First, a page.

i have an Oslo.
     
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  8. papadave

    papadave

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    I open mine (I call it an air control) on reloads, then once the stove gets back up to temp, close it back down for the long-ish haul.
    dutch said it gooder.
     
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  9. NYCountry

    NYCountry

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    Thanks pal
     
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  10. NYCountry

    NYCountry

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    Thanks pal
     
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  11. Shawn Curry

    Shawn Curry

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    I used to do it that way; on a hot coal bed, just pack the stove tight, and leave it alone. It'll burn, but you get a lot of smoke for a long time. The new fuel hasn't quite reached combustion temperature, and it smolders for a while. Like dutch said, you want to get everything to "catch" first before closing the draft. You get a much cleaner burn that way.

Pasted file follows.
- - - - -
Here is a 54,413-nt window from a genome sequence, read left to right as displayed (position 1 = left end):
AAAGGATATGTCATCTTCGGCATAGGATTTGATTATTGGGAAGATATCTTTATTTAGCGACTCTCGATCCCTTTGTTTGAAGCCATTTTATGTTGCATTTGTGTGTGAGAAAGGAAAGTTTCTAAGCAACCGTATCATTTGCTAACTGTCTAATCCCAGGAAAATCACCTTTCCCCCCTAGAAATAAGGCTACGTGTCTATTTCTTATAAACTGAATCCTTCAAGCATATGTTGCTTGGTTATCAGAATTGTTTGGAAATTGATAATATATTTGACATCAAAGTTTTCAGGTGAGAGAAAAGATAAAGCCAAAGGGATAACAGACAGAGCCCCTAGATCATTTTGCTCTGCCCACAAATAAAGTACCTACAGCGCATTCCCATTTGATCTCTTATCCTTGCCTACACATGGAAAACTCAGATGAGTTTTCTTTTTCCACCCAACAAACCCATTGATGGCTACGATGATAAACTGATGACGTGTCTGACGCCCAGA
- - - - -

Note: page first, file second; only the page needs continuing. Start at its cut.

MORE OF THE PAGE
Now if you already have a really hot coal bed, preheating to that point might drive you out of the house. Try letting the old coal bed die down a little bit before reloading.
     
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  12. wildwest

    wildwest

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    I get the wood near the door first. Then open the air intake and pause a bit for any smoke to go up. Open the door slowly, and reload. I watch for a bit til the new wood is going good and then turn down the air intake.
     
  13. NYCountry

    NYCountry

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    I'll try that with the coals die down then reload
     
  14. billb3

    billb3